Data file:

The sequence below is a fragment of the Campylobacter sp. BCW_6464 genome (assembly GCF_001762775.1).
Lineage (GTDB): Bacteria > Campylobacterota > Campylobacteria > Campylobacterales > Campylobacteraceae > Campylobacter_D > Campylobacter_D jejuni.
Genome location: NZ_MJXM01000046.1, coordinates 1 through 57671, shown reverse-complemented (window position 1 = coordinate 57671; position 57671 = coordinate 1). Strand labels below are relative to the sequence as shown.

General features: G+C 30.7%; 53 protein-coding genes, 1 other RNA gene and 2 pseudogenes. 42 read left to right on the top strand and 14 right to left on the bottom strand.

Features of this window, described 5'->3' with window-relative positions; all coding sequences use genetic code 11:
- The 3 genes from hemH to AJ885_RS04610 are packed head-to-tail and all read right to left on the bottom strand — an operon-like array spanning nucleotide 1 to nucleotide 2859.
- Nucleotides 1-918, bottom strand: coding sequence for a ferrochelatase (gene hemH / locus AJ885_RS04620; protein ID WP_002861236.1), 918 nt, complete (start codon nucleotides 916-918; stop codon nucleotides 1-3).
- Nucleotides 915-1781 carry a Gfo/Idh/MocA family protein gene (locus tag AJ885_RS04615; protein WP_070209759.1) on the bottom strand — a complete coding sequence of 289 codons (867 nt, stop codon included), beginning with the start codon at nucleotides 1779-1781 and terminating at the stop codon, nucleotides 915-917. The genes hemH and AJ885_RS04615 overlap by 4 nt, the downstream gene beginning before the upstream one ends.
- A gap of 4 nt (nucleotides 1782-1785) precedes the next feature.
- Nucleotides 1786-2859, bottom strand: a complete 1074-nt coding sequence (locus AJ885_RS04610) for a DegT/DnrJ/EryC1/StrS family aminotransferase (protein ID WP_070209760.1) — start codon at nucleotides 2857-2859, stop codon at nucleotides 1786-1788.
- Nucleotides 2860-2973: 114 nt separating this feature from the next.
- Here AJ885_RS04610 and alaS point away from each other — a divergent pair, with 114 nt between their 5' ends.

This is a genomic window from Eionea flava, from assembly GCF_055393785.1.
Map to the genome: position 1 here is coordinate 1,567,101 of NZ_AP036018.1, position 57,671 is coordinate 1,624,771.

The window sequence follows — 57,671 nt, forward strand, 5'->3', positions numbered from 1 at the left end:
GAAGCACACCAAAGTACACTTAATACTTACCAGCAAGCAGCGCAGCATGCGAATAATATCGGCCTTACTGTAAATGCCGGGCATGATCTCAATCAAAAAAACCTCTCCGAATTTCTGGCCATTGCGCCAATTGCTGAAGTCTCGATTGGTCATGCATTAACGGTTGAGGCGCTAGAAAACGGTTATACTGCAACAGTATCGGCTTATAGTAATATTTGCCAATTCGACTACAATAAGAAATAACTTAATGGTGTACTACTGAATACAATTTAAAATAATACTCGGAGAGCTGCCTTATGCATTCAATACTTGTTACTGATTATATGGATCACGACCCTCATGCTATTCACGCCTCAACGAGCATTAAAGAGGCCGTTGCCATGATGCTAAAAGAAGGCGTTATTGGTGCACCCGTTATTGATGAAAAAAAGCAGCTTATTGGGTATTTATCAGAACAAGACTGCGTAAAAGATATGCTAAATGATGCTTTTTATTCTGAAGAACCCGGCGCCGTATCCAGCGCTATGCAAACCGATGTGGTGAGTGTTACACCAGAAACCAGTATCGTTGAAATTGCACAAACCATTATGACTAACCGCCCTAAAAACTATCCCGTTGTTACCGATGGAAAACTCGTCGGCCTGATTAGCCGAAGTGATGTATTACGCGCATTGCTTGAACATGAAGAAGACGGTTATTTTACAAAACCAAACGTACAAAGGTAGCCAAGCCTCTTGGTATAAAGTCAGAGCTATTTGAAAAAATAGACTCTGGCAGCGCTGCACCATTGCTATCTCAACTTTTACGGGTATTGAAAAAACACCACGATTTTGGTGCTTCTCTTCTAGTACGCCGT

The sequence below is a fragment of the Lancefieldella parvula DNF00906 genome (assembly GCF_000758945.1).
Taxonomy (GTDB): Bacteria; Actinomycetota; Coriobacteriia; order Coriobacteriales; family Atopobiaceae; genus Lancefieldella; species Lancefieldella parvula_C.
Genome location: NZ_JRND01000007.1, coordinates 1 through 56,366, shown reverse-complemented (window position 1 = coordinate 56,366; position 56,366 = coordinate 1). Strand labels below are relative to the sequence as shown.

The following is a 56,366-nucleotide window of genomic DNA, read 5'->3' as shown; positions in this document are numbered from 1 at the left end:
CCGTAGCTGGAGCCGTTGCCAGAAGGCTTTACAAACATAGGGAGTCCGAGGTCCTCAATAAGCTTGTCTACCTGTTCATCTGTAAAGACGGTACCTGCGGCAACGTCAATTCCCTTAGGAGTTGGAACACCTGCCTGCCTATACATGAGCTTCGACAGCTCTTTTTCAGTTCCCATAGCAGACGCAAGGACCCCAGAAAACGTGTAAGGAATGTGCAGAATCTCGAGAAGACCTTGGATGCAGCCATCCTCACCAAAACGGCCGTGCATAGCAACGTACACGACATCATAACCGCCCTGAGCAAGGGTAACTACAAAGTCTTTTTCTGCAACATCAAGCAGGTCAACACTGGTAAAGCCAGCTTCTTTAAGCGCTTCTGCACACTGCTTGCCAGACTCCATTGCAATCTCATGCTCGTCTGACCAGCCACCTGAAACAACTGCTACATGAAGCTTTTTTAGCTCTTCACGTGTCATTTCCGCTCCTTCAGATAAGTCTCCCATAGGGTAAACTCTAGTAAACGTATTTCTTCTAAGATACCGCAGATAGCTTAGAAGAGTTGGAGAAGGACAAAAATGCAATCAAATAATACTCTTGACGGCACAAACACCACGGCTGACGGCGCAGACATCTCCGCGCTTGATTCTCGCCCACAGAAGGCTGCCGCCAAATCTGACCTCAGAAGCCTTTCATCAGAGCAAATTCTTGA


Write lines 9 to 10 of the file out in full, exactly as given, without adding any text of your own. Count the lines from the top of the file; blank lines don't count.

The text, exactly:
- A gap of 4 nt (nucleotides 1782-1785) precedes the next feature.
- Nucleotides 1786-2859, bottom strand: a complete 1074-nt coding sequence (locus AJ885_RS04610) for a DegT/DnrJ/EryC1/StrS family aminotransferase (protein ID WP_070209760.1) — start codon at nucleotides 2857-2859, stop codon at nucleotides 1786-1788.